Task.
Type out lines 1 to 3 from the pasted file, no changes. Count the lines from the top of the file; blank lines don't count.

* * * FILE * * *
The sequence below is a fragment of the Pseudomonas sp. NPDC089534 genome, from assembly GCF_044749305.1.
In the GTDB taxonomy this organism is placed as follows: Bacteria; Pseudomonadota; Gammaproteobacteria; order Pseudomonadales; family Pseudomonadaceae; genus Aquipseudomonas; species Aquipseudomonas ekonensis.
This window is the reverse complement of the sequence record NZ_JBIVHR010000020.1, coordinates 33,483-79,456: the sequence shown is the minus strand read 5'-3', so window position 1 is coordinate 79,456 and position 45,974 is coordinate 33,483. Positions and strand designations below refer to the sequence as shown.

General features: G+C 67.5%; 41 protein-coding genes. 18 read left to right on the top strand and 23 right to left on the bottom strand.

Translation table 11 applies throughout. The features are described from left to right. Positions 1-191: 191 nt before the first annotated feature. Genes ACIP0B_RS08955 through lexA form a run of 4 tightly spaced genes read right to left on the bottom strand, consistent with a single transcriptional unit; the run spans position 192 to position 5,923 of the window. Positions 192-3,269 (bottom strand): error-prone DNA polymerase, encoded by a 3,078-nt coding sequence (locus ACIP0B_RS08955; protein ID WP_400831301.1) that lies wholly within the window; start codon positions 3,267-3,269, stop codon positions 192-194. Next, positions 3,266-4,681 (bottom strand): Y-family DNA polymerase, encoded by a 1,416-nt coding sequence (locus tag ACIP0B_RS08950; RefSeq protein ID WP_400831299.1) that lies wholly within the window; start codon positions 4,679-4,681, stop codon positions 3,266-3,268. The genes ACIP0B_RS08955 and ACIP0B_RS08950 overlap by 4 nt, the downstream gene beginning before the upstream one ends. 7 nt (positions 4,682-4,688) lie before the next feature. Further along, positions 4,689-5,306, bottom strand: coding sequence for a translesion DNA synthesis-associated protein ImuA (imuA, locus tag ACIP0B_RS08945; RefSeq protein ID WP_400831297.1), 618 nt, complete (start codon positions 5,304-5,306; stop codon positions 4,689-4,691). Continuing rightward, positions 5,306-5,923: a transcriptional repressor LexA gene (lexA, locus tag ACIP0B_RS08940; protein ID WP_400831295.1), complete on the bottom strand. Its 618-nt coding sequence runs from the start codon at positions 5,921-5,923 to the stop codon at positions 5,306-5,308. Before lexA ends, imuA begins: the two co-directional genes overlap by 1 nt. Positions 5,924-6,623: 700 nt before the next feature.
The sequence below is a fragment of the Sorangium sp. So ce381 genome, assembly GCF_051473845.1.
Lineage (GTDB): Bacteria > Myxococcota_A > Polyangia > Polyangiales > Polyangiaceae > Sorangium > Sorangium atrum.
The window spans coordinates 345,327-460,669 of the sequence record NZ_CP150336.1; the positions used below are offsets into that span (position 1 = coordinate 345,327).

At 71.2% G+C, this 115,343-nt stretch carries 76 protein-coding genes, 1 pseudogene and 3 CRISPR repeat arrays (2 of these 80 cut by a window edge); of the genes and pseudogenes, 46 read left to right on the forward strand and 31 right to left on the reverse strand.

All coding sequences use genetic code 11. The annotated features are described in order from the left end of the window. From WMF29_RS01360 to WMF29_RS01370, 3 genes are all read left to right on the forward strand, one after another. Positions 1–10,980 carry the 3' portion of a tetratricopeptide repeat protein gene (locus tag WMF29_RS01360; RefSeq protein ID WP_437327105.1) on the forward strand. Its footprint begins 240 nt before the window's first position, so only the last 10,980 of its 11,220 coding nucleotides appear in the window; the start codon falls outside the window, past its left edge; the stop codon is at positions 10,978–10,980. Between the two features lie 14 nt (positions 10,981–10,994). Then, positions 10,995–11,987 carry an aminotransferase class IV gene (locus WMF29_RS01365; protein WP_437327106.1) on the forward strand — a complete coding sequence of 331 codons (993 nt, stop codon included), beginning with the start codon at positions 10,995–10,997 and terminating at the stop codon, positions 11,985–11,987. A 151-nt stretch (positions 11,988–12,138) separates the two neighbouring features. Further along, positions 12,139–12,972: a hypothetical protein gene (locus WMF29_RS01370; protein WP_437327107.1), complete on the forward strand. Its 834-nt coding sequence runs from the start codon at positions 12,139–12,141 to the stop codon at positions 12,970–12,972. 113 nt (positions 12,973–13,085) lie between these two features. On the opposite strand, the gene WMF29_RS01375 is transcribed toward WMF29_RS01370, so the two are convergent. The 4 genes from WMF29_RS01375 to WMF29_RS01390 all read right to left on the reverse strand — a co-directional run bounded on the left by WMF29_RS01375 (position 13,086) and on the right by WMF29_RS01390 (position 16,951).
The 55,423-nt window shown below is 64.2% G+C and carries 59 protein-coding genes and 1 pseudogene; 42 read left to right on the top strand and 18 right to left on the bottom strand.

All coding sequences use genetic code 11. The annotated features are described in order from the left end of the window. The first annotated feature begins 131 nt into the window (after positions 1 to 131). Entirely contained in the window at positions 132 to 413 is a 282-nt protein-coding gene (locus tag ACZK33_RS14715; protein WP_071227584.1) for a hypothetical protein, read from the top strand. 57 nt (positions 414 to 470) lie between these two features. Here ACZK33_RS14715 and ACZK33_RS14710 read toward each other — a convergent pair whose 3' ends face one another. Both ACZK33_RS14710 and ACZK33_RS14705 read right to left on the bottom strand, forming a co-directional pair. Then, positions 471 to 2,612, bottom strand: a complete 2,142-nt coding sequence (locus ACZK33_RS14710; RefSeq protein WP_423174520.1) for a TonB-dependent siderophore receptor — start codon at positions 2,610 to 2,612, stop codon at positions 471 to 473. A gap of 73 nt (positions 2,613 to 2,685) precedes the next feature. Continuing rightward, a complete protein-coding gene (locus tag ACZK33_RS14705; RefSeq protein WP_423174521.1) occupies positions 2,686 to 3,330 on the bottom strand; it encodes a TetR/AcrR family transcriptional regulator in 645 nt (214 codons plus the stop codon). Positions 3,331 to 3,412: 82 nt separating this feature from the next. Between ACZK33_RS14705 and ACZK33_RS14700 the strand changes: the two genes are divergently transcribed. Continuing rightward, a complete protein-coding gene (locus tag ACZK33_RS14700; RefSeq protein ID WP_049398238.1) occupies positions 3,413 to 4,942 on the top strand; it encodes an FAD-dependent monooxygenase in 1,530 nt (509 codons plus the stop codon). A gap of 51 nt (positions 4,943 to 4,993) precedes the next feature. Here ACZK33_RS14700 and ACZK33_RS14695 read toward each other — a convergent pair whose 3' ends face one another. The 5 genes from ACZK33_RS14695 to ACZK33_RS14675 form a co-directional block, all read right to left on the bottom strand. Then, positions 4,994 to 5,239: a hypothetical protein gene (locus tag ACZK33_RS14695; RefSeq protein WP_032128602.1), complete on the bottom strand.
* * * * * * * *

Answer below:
The sequence below is a fragment of the Pseudomonas sp. NPDC089534 genome, from assembly GCF_044749305.1.
In the GTDB taxonomy this organism is placed as follows: Bacteria; Pseudomonadota; Gammaproteobacteria; order Pseudomonadales; family Pseudomonadaceae; genus Aquipseudomonas; species Aquipseudomonas ekonensis.
This window is the reverse complement of the sequence record NZ_JBIVHR010000020.1, coordinates 33,483-79,456: the sequence shown is the minus strand read 5'-3', so window position 1 is coordinate 79,456 and position 45,974 is coordinate 33,483. Positions and strand designations below refer to the sequence as shown.